Target middle-income housing programs to home ownership, not rental housing
Although subsidies should be targeted at those most in need, there are cases when it may make sense to spend a limited about of money to incentivize middle-income housing as well. The lack of supply at middle-income ranges is, however, for home ownership, not rental housing, and incentives should be targeted accordingly. Not having middle-income homeownership also leads middle-income households into entering the rental market, where they are often able to outbid lower-income households for the available rental housing, therefore reducing the affordable rental stock. And in areas needing revitalization, the stability provided by homeownership is of more value in this effort, as is the likelihood these programs will attract middle-income buyers.
Treat publicly owned land as an asset, not a liability
Instead of selling land to developers, municipalities and states should treat public land as a significant and non-replaceable public asset. The government should retain ownership, either directly or through mechanisms such as community land trusts, mutual housing associations, or other entities. This would still allow municipalities to lease the land to developers to build affordable housing or for economic development projects. In addition, steady lease payments, as opposed to fluctuating property taxes, would help bring stability to the underwriting and financing of development.
Use government programs to create more competition in the housing industry and jump-start new technologies
Many of the recent innovations in construction technology in the New York region—such as multifamily modular housing and passive housing technology, which uses construction techniques to reduce heating and cooling needs and greatly reduce energy costs—have taken root largely because government programs have either directly or indirectly encouraged their initial development. Government also has the ability to give an edge to smaller businesses and industry sectors, such as minority- and women-owned businesses and the nonprofit sectors, which can provide more competition in the industry and bring down housing costs overall. Whenever possible, government subsidies should give preferences to these sectors and provide requirements and incentives to use new technologies that can bring down the cost of construction.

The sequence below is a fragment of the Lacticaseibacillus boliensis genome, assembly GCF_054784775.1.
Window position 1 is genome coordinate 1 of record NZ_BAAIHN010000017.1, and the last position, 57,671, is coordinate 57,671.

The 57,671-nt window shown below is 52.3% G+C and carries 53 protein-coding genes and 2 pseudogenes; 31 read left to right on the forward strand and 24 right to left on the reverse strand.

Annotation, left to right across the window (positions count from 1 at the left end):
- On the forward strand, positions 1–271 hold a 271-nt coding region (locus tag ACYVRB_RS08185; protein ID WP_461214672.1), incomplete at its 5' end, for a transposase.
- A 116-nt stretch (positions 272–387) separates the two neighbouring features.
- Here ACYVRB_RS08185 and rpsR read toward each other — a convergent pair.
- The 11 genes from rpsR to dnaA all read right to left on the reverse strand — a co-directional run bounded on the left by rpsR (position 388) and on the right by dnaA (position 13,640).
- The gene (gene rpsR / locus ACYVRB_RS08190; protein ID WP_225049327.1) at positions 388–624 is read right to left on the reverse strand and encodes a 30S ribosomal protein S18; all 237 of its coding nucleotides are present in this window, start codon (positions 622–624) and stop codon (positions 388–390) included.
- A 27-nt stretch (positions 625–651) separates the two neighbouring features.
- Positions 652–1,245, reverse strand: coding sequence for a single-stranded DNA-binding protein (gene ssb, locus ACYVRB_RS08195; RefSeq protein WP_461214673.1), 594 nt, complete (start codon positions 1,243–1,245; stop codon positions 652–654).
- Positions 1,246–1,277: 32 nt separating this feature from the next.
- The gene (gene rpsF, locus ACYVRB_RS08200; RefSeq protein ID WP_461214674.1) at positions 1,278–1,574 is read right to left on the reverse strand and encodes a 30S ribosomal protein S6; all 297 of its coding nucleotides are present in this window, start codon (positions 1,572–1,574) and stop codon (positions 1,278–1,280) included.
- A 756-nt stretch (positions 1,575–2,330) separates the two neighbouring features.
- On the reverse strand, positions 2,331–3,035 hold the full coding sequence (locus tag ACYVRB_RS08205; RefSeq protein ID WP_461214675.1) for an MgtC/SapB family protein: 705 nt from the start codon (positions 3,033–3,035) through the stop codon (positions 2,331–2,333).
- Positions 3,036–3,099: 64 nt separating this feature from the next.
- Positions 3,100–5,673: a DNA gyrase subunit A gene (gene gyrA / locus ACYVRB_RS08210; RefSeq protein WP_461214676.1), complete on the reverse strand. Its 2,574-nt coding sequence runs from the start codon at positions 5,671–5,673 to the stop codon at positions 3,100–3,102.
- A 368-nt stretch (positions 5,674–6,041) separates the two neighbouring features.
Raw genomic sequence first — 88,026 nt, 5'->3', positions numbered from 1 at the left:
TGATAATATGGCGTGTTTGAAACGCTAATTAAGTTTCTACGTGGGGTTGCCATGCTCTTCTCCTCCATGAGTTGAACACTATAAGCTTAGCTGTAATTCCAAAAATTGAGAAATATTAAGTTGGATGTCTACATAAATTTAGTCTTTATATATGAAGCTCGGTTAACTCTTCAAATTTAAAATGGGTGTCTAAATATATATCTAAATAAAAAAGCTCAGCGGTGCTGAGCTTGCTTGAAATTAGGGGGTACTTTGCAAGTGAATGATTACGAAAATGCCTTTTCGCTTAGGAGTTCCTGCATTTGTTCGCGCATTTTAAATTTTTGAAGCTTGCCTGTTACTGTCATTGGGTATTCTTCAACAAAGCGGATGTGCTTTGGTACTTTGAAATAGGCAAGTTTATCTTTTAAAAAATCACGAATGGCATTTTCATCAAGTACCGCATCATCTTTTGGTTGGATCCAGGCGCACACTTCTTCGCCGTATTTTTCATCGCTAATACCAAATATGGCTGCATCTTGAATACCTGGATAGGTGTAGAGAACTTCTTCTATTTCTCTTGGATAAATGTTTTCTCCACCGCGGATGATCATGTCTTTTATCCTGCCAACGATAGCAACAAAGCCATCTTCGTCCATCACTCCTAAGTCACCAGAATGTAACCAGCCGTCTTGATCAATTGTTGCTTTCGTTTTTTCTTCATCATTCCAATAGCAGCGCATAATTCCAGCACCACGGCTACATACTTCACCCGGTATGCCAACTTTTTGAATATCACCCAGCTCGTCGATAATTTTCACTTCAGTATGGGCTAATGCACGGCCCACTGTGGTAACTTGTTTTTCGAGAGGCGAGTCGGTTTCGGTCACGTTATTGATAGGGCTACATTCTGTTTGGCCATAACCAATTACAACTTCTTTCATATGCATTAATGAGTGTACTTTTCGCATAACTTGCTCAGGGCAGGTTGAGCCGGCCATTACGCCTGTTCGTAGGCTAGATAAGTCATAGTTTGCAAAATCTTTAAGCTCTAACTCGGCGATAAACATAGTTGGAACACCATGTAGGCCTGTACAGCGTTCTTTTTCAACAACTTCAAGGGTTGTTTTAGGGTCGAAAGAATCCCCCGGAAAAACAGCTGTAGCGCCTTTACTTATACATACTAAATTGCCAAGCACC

Consolidate marketing and make tenanting fairer
Most cities around the world with significant amounts of government sponsored or social housing have an easy and rational system for obtaining this housing, rather than a series of lotteries and individualized waiting lists, each with their own process and requirements. Every county and large municipality should move toward a single application system where all subsidized housing would be available on a waitlist basis, with a single government agency overseeing the process and developing a comprehensive inventory of social housing.
Paying for it
In the short term, reforming our housing subsidy system would not necessarily cost more or less than it does now, but would use existing funds more efficiently—although in order to be most effective it would need to be coupled with additional federal investments in housing. In the long term, reforming our housing subsidy system saves money through retaining control over land; allowing government to leverage better terms from any affordable housing renewal; providing more competition and lower building costs through government incentive programs; and ending uncapped subsidies that can cost unforeseen amounts.
46Protect low-income residents from displacement47Strengthen and enforce fair housing laws
48Remove barriers to transit-oriented and mixed-use development
49Increase housing supply without constructing new buildings
50Build affordable housing in all communities across the region51Make all housing healthy housing